BPH is better known as an enlarged prostate. While BPH isn't cancerous, it causes prostate cells to expand, which enlarges the gland and puts pressure on the urethra. This interferes with urination, causing:
A healthy prostate is around the size of a walnut. The prostate is situated beneath the bladder, in the area where urine is stored. It encircles the urethra, the tube that moves urine away from the bladder. As the prostate grows larger, it causes an increasing amount of interference with normal urination.
In addition to the issues with urination, BPH can cause urinary tract infections, bloody urine, and bladder stones.
Men who are over the age of 50 are at an increased risk for BPH. By the time a man reaches age 60, he has a greater than 50% chance of having BPH. By the age of 85, about 85% of all men have suffered from BPH. While not common, it's possible for men to have BPH before the age of 40. Men who have close family members with BPH are more likely to have it themselves. Some evidence also appears to indicate that heart disease risk factors may be connected to BPH, including:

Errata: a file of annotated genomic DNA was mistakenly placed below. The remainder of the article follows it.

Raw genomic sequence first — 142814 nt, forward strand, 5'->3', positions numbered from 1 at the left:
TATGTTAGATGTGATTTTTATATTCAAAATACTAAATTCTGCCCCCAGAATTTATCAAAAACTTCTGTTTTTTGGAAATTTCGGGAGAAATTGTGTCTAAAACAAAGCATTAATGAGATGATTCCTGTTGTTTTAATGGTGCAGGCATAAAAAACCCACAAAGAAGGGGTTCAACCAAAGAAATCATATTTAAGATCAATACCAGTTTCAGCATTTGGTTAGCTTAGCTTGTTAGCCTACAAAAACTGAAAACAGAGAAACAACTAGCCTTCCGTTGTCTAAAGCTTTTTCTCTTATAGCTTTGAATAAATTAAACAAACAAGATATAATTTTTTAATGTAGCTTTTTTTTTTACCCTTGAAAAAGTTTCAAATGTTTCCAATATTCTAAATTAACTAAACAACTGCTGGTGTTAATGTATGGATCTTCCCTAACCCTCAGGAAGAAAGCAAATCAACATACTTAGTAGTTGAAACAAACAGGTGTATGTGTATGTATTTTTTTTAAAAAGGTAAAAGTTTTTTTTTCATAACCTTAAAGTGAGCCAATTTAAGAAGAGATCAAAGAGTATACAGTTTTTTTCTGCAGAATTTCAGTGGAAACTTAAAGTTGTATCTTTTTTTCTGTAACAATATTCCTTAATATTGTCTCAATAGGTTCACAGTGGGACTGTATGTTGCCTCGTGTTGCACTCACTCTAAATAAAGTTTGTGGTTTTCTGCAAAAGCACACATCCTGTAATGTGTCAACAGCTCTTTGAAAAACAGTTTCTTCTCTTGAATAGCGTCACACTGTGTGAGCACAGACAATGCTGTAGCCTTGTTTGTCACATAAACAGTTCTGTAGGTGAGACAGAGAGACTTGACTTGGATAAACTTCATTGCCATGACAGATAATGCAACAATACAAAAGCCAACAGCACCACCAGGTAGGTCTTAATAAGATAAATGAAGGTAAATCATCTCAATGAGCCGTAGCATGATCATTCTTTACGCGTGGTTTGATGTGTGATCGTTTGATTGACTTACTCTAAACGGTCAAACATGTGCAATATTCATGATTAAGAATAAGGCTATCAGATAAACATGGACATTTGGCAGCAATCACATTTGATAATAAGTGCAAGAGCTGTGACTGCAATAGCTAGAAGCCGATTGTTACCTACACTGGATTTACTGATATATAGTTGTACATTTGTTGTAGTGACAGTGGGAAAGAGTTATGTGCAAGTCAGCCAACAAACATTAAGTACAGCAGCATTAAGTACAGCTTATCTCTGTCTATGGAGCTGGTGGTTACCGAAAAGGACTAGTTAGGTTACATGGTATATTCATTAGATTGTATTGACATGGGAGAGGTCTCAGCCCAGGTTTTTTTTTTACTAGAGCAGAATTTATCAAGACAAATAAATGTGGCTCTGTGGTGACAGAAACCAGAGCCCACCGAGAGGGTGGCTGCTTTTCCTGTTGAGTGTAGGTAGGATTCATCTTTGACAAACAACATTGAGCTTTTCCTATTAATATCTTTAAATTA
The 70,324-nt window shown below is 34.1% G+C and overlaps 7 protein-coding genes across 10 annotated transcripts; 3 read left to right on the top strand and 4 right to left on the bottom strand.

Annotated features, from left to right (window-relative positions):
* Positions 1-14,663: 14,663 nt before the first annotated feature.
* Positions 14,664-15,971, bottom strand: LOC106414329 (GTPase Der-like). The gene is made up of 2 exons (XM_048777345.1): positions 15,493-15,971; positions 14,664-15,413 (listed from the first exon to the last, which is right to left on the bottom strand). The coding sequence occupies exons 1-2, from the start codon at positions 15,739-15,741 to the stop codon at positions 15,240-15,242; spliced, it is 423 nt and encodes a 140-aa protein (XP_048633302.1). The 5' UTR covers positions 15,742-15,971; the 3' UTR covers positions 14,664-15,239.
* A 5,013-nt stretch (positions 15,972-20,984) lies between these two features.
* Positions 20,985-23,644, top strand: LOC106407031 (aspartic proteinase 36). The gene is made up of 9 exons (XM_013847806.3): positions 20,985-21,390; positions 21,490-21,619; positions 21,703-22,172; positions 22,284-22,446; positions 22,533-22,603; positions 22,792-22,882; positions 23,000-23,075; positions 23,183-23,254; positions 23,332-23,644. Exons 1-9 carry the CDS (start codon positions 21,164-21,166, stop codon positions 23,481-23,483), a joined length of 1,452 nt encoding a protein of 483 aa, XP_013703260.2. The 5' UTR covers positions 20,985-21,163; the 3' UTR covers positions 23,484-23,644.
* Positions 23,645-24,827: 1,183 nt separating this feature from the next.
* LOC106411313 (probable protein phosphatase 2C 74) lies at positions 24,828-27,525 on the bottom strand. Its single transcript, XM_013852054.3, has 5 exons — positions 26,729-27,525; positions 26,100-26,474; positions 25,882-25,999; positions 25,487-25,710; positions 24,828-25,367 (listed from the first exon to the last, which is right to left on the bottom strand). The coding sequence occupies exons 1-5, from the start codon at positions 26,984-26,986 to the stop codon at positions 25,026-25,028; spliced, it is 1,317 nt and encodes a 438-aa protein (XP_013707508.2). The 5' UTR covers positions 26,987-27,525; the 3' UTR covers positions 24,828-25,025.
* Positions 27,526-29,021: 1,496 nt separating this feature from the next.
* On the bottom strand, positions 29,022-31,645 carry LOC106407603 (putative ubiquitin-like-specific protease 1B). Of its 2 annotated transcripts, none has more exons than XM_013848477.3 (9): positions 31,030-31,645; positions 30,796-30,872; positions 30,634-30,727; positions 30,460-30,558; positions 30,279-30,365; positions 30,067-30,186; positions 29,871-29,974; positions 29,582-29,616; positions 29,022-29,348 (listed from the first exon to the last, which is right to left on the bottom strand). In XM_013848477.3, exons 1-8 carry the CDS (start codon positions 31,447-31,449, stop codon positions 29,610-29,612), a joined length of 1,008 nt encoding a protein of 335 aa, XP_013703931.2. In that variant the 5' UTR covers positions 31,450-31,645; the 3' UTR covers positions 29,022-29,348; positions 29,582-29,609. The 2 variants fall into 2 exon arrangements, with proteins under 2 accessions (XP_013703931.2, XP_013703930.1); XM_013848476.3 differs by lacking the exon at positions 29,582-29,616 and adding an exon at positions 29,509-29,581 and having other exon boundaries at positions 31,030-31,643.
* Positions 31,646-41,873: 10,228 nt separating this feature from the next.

The treatment for BPH is tailored according to the severity of the symptoms. If symptoms are fairly mild and aren't causing any physical problems, the watch-and-wait approach may be best. In this approach, lifestyle adjustments may be made to prevent the condition from worsening. The doctor may recommend changes like weight loss, increased exercise, and healthier eating to help minimize BPH symptoms.
If symptoms of BPH are causing quality of life issues, a more aggressive approach may be taken, including:
At Urology Associates of South Florida, we accept most major insurance plans. Here is a short-list of just some of the most popular plans we accept. Please contact our office if you do not see your insurance provider listed.